Oh, the Kardashians: no one knows which one is which, they haven’t done anything important to be famous, and yet they’re the masters of making money from every single aspect of their lives. Ok, who am I kidding? Of course I know which one is which, but everything else is true. The thing about these women is that, if any of the scandals they’ve been involved in had happened to anyone else, their career (no matter what industry) would be over immediately. However, in their case, it seems like the more controversial the story, the stronger and richer they get. I really don’t know if their empire will ever be over. Seriously, it’s so weird. I just don't get it.
It would be impossible to talk about all the controversies surrounding the Kardashians, so let’s focus on the two youngest members of the family and the polemic caused by their clothing brand. Not that long ago, there was a huge fuss about Kylie and Kendall launching a t-shirt collection with the face of music legends like Ozzy Osbourne and Tupac on them. Of course, people were furious about them making money from the work and image of musical icons, so the two siblings had no choice but to pull the merchandise and apologize. Did they learn their lesson from this? Unfortunately, no. You might have heard about what happened a couple of weeks ago when these lovely sisters uploaded a photo on their Instagram accounts promoting their new clothing line. The photo showed a model wearing an outfit that is heavily influenced by the style of Mexican-American cholas. Needless to say, the backlash was intense.
In the last few years, we’ve seen many cases of cultural appropriation on the internet, especially in the world of fashion. I'm pretty sure that this has always been a thing in fashion, and that it's only become more visible now because of the internet. Now, as for the response to these acts, either people have opened their eyes and become more aware of their own culture and won’t accept other people using their symbols and imagery, or it’s just cool now to call people out for appropriation. I don't know, really. What I do know is that, because I come from a country whose culture has been appropriated for centuries, I have pretty strong opinions about this issue.
First of all, I do think that what really matters and has to be taken into account is the intention behind appropriating something. For instance, there was a Japanese-American woman who accused a little white girl of appropriation for celebrating a geisha-themed birthday party, condemning the girl's mother for raising her child to appropriate other people's cultures. In this case, I agree with all the Japanese people who responded to this woman, saying that she was exaggerating because there wasn’t any malice in the girl's actions, only the wish to honor a culture she found really cool.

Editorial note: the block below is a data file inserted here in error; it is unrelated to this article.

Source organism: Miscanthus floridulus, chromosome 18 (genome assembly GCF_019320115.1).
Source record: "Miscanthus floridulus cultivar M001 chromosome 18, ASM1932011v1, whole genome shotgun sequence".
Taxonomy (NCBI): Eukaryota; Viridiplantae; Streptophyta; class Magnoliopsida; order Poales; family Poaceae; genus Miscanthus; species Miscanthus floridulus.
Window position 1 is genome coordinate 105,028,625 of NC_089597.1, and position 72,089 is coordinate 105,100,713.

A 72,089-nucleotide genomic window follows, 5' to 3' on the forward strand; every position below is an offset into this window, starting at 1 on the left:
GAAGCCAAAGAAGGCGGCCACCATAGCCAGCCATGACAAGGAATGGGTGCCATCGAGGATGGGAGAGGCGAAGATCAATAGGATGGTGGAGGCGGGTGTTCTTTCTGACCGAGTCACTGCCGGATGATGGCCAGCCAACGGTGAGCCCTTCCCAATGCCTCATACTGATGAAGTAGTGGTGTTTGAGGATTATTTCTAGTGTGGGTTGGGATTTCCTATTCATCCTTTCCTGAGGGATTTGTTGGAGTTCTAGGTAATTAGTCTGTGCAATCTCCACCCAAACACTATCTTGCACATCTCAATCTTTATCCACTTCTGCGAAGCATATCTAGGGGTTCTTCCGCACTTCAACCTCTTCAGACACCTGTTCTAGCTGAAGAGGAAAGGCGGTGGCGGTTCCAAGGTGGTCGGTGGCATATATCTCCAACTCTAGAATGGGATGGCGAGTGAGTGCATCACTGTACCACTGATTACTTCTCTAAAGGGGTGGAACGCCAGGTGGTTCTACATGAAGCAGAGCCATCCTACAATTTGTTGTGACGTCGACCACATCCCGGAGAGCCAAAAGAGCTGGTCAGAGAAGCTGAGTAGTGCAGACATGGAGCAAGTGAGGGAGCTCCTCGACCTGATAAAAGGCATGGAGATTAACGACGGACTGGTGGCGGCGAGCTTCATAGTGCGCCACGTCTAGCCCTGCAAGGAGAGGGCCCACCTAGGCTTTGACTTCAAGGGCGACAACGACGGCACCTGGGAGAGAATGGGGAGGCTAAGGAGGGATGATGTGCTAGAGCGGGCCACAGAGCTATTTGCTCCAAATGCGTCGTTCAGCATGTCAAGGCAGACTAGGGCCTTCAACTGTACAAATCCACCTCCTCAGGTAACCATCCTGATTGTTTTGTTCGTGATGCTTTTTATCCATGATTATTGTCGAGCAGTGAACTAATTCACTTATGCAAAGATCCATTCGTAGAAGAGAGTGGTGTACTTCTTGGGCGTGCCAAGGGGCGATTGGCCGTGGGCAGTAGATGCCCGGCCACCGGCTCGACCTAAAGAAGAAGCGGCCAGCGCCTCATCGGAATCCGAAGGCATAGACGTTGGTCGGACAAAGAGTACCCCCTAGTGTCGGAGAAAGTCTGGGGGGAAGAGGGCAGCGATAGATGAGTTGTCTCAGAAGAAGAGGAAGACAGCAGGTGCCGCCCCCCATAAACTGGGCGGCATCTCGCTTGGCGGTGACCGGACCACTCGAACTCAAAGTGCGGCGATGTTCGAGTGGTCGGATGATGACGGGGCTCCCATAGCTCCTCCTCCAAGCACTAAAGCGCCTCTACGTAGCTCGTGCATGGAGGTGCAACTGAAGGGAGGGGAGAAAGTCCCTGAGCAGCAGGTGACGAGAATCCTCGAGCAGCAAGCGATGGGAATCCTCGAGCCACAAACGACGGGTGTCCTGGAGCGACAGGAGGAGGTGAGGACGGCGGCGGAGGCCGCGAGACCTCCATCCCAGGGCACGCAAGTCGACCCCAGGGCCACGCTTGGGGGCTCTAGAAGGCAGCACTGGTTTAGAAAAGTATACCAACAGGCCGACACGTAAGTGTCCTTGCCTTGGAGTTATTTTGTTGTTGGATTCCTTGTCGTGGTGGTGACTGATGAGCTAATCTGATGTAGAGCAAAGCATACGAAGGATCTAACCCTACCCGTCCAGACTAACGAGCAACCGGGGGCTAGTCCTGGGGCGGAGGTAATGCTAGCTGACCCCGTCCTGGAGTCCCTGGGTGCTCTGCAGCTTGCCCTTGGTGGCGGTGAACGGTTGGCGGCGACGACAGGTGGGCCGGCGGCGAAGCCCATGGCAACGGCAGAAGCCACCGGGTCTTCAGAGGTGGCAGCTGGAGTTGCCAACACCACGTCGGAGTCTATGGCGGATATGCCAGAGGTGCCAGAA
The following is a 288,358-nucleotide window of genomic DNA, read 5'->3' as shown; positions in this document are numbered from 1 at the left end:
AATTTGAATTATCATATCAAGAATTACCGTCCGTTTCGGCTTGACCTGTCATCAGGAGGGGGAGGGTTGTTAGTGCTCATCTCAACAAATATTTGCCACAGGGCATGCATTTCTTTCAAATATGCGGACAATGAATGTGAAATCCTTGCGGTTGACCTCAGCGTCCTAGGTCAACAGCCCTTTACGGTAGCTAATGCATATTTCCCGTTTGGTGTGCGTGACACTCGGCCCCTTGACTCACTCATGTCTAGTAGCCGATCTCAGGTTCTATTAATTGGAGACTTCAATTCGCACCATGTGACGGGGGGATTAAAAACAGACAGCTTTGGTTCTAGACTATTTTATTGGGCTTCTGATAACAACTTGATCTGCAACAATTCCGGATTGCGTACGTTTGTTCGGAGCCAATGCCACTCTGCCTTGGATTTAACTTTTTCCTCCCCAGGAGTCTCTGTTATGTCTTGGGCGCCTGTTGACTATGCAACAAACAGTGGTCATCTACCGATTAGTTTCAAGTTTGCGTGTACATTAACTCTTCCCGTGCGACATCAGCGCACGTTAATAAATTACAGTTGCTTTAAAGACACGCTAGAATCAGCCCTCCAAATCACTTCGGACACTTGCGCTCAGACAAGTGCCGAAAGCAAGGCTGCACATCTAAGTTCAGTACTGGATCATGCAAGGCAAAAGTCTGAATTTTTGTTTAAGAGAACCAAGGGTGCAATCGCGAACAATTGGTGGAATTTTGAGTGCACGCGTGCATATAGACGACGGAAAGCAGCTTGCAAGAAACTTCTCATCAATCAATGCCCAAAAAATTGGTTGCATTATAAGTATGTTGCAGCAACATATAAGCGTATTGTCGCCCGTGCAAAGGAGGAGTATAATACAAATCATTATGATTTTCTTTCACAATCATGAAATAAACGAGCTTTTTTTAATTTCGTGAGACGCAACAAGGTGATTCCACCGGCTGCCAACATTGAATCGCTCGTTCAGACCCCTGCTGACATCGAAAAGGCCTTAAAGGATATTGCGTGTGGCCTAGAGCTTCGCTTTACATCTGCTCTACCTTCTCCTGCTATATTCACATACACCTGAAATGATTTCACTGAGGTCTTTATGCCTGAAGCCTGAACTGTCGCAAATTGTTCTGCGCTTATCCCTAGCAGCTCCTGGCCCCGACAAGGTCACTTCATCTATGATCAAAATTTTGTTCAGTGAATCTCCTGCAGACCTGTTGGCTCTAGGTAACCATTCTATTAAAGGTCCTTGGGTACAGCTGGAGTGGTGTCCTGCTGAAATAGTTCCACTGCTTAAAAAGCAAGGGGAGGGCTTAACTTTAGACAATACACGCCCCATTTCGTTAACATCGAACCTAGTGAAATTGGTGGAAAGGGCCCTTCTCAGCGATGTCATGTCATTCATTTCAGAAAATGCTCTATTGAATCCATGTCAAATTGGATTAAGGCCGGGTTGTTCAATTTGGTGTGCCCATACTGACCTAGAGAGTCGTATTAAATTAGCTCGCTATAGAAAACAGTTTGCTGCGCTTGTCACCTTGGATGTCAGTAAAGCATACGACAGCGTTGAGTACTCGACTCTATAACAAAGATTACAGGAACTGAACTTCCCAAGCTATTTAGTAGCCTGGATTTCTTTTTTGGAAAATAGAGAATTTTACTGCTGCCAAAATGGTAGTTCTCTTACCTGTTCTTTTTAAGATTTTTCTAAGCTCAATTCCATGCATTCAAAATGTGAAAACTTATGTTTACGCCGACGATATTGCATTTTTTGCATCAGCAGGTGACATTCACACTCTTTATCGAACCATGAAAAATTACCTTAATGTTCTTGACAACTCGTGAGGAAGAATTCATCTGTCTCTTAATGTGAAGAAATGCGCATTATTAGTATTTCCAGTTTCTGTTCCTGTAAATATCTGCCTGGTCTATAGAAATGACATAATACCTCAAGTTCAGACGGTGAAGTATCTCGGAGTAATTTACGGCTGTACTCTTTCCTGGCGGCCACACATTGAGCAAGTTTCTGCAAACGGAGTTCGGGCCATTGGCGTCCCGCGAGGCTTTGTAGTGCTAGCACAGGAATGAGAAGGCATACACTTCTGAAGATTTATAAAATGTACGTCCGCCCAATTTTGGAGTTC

So, is honoring a different culture always appropriation? I mean, maybe I’m wrong, but when I was a kid, I loved dressing up in the traditional costumes of the countries I loved. I had a flamenco dress, a Greek toga, and even a kimono I would wear all the time. To this day, I can’t help but be amazed by all the gorgeous traditional dresses and styles from different parts of the world. For this reason, I don’t care if people from other countries come here to Mexico and get a blouse or a handbag with traditional embroidery on it, nor if they wear a sombrero and celebrate our culture abroad. What bothers me is when people use these things to make fun of or to take advantage of the same people who put their heart into creating these products. Even worse, it's horrible to see how many fashion companies out there deliberately steal the designs of our local artisans.
This brings us to the biggest problem with cultural appropriation. Fashion designers and companies have always looked for inspiration in other cultures, but there are some designers who only want make a profit from them. In other words, they take the intellectual and cultural symbols from these cultures and sell them without acknowledging who the real authors of these works are. Just like the Jenners with their chola look, these designers are only trivializing styles and outfits that have been symbols of resistance against oppression for these cultures. This is why people get angry. Now, the issue of culture appropriation is not always black and white. If, as I said before, it's the intention that counts, what happens when a woman from Europe or the US buys an embroidered shirt with the intention of honoring Mexican culture, but by doing so she’s just supporting a company that steals from indigenous artisans? You see where I’m going with this?
I do think that there are many cases on the internet where people are taking the cultural appropriation issue too far (I'm not talking about the Jenners, of course), and I don’t think that dressing in another country’s traditional clothing is a crime. The point is that you need to know where you’re getting your clothes from, and how the fashion industry might be taking advantage of your intention to celebrate a culture in order to make money. But then again, what do I know? Maybe I’m wrong, and we should all just be happy with what we have and never look beyond our borders.
If you want to know more about the subject, don’t miss these:
Mayan Culture: Fashion’s New Exploitation Source
The Day A Mexican Museum Sued An Artist For Plagiarizing The Aztec Calendar
The Subtle Violence Of Pillaging Art As A Strategy Of Cultural Dominance